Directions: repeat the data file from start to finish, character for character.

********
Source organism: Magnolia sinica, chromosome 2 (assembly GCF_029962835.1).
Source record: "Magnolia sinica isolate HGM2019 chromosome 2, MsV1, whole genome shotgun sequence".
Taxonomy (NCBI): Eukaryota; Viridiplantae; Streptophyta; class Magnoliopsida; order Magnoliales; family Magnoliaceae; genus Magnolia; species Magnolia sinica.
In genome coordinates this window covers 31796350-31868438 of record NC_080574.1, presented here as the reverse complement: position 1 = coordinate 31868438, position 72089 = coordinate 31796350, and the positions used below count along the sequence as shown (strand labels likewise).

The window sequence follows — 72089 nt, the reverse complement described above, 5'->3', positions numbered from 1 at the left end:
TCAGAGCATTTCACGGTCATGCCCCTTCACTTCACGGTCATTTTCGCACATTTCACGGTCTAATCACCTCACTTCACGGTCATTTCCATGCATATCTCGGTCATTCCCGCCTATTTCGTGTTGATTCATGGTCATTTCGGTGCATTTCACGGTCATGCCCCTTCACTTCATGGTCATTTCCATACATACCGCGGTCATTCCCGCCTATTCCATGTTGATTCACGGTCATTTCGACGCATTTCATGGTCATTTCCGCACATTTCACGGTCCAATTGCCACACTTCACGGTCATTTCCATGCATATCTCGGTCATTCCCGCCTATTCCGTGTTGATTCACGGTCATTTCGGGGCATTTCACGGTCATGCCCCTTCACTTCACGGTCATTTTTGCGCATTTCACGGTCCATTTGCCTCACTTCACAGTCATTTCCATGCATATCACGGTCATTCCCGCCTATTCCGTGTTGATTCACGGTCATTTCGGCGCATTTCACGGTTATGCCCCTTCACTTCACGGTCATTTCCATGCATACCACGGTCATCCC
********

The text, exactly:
Source organism: Magnolia sinica, chromosome 2 (assembly GCF_029962835.1).
Source record: "Magnolia sinica isolate HGM2019 chromosome 2, MsV1, whole genome shotgun sequence".
Taxonomy (NCBI): Eukaryota; Viridiplantae; Streptophyta; class Magnoliopsida; order Magnoliales; family Magnoliaceae; genus Magnolia; species Magnolia sinica.
In genome coordinates this window covers 31796350-31868438 of record NC_080574.1, presented here as the reverse complement: position 1 = coordinate 31868438, position 72089 = coordinate 31796350, and the positions used below count along the sequence as shown (strand labels likewise).

The window sequence follows — 72089 nt, the reverse complement described above, 5'->3', positions numbered from 1 at the left end:
TCAGAGCATTTCACGGTCATGCCCCTTCACTTCACGGTCATTTTCGCACATTTCACGGTCTAATCACCTCACTTCACGGTCATTTCCATGCATATCTCGGTCATTCCCGCCTATTTCGTGTTGATTCATGGTCATTTCGGTGCATTTCACGGTCATGCCCCTTCACTTCATGGTCATTTCCATACATACCGCGGTCATTCCCGCCTATTCCATGTTGATTCACGGTCATTTCGACGCATTTCATGGTCATTTCCGCACATTTCACGGTCCAATTGCCACACTTCACGGTCATTTCCATGCATATCTCGGTCATTCCCGCCTATTCCGTGTTGATTCACGGTCATTTCGGGGCATTTCACGGTCATGCCCCTTCACTTCACGGTCATTTTTGCGCATTTCACGGTCCATTTGCCTCACTTCACAGTCATTTCCATGCATATCACGGTCATTCCCGCCTATTCCGTGTTGATTCACGGTCATTTCGGCGCATTTCACGGTTATGCCCCTTCACTTCACGGTCATTTCCATGCATACCACGGTCATCCC